Again, it’s infuriating.

I haven’t seen the kid identified, and that’s a good thing: He’s young, he’s full of adolescent goop, he’s probably (I’d hope) a bit ashamed.

But there’s no excuse here.

It was terribly wrong.

Johnny Damon

In case you missed this, Johnny Damon was arrested yesterday for drunk driving. The details are here.

Portions of social media took great delight in the news, especially two details: A. Damon’s blood alcohol level was allegedly .30, which is insanely high; B. Damon’s wife was also arrested and charged with battery on a law enforcement officer and resisting arrest with violence.

It hardly helps Damon’s (public) case that he was a hard-core MAGA guy who was vocally all in on Donald Trump.

But here’s the thing …

I take no joy in Johnny Damon’s arrest. I am not happy looking at his pathetic mug shot; at the receding hairline, the thatches of gray, the neck lines. I’m not happy with any of it.

Why? Because guys like Johnny Damon made deals with the devil. They didn’t know it at the time, but they did. Basically, the contract read like this:

You will be gifted with an ability to hit a round object with a wood stick. You will be gifted with the ability to run swiftly around four planted objects. As a result of this ability, you will achieve tremendous fame. You will have lots of sex with gorgeous women. You will make millions of dollars.

But, when it ends—it ends hard.

Johnny Damon’s last Major League game was played nine years ago, when he hit .222 in limited time with Cleveland. Since then, he’s done … little. A lot of golf. A ton of public appearances and speeches. More golf. Then more golf. And … more golf. He’s surely recognized every day (“Hey, I was at that game in …”) and simultaneously reminded every day that he’s now Superman without the cape, Batman without the car, a lifetime .284 hitter who, were he given 500 Major League at-bats right now, would probably chime in at about .120.

I’m not saying he deserves a ton of sympathy, but being an ex-athlete is (unless you’re prepared—and probably one in 100 are truly prepared) an awful existence—far worse than most people seem to understand. You spend your days frozen in the past, both by the fans who remember you 50 pounds lighter and by yourself, dreaming of sunny afternoons at Fenway Park, when your days were planned and your future seemed limitless.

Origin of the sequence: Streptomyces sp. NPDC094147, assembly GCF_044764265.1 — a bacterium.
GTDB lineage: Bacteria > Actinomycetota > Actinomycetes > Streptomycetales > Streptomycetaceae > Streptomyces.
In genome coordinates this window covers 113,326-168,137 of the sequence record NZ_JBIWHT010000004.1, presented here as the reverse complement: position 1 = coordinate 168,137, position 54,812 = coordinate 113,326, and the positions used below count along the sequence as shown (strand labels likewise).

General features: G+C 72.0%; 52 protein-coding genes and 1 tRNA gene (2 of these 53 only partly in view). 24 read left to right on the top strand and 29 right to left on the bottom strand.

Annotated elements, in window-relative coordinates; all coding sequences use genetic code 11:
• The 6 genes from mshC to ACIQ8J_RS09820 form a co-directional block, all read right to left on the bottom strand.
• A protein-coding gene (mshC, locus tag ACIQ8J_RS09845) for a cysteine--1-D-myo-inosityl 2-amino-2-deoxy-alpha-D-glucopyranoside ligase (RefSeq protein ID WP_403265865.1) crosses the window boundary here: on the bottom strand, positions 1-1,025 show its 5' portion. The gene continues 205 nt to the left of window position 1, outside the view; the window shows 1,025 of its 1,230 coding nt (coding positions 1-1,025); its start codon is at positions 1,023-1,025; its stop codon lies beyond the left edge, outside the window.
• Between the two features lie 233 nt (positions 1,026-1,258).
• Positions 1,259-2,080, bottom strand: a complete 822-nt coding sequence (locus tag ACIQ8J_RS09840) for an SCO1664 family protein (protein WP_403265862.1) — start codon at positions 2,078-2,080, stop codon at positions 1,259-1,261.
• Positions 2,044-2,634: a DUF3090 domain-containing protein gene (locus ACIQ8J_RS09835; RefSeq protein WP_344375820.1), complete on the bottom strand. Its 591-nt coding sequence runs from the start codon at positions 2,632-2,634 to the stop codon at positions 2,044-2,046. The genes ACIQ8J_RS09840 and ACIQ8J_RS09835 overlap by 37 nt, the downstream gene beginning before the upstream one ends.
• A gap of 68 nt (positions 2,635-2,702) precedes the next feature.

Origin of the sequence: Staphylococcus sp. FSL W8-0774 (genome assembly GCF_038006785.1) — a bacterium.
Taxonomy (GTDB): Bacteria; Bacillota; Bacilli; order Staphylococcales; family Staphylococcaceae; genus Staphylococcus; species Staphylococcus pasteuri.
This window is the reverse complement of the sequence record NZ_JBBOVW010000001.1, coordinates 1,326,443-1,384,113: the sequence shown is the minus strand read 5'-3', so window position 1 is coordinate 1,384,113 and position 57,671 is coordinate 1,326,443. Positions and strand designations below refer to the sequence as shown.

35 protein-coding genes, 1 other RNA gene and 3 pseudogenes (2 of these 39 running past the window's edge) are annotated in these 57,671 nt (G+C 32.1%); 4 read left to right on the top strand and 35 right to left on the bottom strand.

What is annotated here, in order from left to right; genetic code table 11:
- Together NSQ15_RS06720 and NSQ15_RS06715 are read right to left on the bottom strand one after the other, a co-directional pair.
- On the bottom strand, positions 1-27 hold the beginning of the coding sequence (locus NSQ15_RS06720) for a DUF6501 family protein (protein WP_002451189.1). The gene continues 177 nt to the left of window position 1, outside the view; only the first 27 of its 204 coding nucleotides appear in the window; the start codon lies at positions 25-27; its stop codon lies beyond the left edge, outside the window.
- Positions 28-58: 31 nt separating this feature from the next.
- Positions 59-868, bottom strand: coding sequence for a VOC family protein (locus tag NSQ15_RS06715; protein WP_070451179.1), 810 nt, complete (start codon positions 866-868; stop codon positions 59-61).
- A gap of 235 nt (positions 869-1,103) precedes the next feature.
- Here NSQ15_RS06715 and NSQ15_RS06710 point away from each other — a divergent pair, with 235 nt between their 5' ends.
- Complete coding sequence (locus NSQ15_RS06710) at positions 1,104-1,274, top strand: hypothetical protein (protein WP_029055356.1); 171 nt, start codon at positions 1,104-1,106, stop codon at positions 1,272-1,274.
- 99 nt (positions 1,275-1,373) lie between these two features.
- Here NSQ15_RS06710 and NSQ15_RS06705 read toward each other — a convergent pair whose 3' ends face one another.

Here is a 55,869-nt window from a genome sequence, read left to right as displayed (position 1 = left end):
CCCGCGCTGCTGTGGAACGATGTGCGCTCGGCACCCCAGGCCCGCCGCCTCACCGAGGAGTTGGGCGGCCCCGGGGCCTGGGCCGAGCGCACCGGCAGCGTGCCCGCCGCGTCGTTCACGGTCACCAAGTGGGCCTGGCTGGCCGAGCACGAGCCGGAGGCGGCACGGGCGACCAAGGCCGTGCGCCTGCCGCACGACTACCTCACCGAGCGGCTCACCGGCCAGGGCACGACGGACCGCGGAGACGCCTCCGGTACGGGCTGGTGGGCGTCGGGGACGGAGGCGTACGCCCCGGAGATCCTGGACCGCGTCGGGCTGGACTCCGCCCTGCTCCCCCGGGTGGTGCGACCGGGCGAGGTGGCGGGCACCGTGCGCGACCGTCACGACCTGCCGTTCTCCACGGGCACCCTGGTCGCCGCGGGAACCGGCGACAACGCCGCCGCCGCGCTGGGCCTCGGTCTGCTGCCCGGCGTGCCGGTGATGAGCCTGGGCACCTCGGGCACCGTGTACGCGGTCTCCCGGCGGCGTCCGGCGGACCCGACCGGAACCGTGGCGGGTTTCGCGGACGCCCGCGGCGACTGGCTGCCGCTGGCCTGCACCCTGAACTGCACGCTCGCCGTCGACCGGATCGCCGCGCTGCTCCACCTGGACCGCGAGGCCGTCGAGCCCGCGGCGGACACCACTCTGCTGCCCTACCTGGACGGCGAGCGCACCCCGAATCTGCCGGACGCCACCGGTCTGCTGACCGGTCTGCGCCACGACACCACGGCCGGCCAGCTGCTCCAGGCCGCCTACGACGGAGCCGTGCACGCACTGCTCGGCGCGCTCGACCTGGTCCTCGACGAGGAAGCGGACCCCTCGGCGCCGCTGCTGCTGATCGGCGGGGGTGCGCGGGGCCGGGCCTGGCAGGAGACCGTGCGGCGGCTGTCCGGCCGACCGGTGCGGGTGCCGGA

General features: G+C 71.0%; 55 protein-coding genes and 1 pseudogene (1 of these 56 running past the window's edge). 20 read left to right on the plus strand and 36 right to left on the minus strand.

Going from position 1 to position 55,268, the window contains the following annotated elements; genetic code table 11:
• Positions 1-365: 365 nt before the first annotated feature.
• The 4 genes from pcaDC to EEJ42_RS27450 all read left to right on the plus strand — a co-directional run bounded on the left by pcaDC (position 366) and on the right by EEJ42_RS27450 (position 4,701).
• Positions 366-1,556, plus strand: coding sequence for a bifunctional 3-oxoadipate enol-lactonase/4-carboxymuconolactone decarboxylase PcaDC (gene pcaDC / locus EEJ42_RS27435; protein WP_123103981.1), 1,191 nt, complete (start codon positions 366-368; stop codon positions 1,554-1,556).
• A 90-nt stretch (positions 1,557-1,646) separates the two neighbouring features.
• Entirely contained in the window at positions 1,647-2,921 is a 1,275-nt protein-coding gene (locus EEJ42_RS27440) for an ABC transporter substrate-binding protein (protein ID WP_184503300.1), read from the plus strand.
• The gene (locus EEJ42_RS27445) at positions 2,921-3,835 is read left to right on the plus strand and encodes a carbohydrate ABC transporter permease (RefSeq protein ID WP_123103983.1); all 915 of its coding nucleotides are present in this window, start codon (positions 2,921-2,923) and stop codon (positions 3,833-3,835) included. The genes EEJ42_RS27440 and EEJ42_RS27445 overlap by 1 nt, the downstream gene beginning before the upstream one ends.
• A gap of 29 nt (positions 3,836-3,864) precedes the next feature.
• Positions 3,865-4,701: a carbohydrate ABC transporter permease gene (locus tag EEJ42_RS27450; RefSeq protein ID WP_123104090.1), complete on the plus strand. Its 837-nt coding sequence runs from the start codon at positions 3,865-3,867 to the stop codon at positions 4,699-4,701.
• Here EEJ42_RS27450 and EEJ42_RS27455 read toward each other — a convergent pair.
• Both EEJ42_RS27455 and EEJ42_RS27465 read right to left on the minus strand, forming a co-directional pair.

Alas, the devil always collects.

As he has with Johnny Damon.

A letter from Snowflake

In the wake of Ted Cruz’s controversial decision to leave the frozen tundra of Texas for a Cancun getaway, his poodle Snowflake asked to write a guest post for jeffpearlman.com.

Here’s Snowflake …

Listen up, bitches.

I’ve been hearing a lot of shit talk about my owner, beard wolf guy, and his ugly-ass woman wife who hired the illegal immigrant to speak habla espanol to me and pick up my fudgie doodies in a plastic bag. And I understand, because he’s annoying and smelly and always watching Jared Kushner-Gary Coleman porn after 11. But here’s what y’all don’t understand: beard wolf guy has the biggest heart. He wasn’t going to Cancun to escape the cold. He was going to find the warmth. And while I was saddened to see the news that he abandoned me, Snowflake, home all alone, it’s not true. Not at all!

Before leaving, I heard him on the phone device, telling the illegal immigrant to speak more habla espanol with me and walk me every other morning and turn the thermostat up to 30. He also ordered her to vacuum under the couch and don’t dare touch his Ding Dongs (This part confused me).

Like I said, beard wolf guy has the biggest heart. I’ve seen him bargain down the price of Girl Scout cookies. I’ve seen him pretend to know the name of a baseball player. Once, when he wasn’t home, I peed on the bed he doesn’t share with his wife. He looked mad, and then told me that when he becomes big president of the United States, he’d lock me in the White House basement with the ghost of Lincoln. I was sad. But then he laughed. Or sneezed. Maybe sneezed.

In conclusion, I love the beard wolf guy. And I’d like all of you to love him too. Tonight, when you hit your (very cold, icy) knees, please ask God to love him.

1 … 2 … 3 … Cancun!

In case you missed it earlier this evening Ted Cruz was spotted on a flight to Cancun.

Normally, this wouldn’t be much of a big deal. After trying to overthrow democracy, one must be exhausted. So—Cancun! Pools! Beaches! Makes perfect sense.

But, at the same time Cruz was finding his seat, the people of Texas were experiencing a legitimate state of emergency—tundra-like conditions, massive power outages, nowhere to go and no one to turn to for help. And considering Ted Cruz was elected to the U.S. Senate by the people of (wait for it) Texas, you’d think he’d deem it wise to stick around and help come up with a solution.

But … nope. Not Ted. As we speak, Ted is at some resort, temperatures in the high 70s, wondering whether to order the non-alcoholic pina colada or splurge and down a Zima.

Here’s the worst part: This isn’t a surprise. If there’s one thing we’ve seen over the past bunch of years, it’s that he highest-level Republican office holders think their followers to be dolts (probably because their followers are dolts). Donald Trump can make millions by being president—none of the MAGAs blink. Ted Cruz can abandon his peeps for a getaway—none of the MAGA’s blink.

It’s special.